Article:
Wiard Gorter: “You can’t just throw innovations at the farmer”
We are proud to introduce the newest member of our Supervisory Board: veteran of digital innovation, Wiard Gorter. We talked to him about the enormous changes farmers are facing, the potential of digitisation and pink nails.
Imagine trying to navigate through the world of digital innovations for agri-food. Who has been helped with which innovation? How do apps integrate with each other? Are they doing that at all, or will a farmer soon be juggling twelve different applications? Where does all the data associated with digitisation disappear to? And what problems do these innovations actually solve?
Fairfood believes in the power of digitisation when it comes to redesigning the food system for good. This puts us in a field that is rapidly gaining ground, which does not exactly reduce its complexity. Then it is not just a good thing, but simply a necessity that we are assisted by a number of top-shelf experts who together form our Supervisory Board. This team keeps an eye on our work and asks critical questions when necessary. The newest name on the list is Wiard Gorter, whose extensive resume can be summarised as ‘a veteran in the field of digital innovation’. Gorter works at the interface between business and technology and often assists organisations from a board or management role in drawing up and rolling out a digital strategy. The match between Fairfood and Gorter was underlined by the stripes he earned in the field of ‘agrotech’ – technology for innovative and sustainable agriculture and horticulture.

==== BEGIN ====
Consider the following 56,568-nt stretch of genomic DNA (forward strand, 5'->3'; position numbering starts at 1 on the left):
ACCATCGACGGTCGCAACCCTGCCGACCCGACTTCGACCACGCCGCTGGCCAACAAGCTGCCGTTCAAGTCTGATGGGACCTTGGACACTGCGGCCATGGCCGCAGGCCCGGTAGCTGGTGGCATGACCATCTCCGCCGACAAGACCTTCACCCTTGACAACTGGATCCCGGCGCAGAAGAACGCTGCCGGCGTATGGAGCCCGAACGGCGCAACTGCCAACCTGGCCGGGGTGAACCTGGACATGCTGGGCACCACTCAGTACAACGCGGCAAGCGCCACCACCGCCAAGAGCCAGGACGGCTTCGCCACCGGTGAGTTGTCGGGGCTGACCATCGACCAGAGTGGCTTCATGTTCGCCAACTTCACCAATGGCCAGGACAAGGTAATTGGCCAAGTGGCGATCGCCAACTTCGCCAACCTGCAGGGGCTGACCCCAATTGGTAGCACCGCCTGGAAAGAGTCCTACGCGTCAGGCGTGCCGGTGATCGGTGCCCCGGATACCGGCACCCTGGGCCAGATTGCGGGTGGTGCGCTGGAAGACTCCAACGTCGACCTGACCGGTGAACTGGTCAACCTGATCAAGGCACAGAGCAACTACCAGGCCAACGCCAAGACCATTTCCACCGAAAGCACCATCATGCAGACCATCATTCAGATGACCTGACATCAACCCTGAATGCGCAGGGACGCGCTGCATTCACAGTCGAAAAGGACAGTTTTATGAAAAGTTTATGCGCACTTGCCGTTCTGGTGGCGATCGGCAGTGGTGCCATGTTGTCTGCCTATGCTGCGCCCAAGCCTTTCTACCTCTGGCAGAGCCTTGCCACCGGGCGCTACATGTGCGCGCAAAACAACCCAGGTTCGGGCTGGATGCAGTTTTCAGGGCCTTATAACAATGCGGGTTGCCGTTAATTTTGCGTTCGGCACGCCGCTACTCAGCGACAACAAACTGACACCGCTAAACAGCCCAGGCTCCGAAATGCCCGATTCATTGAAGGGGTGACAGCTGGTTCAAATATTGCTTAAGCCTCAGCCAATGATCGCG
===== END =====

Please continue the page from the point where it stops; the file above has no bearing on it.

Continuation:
“A community that has been growing cocoa for generations is suddenly faced with unprecedented droughts. Then the knowledge they passed on from generation to generation suddenly no longer works.”
The knowledge of older generations no longer works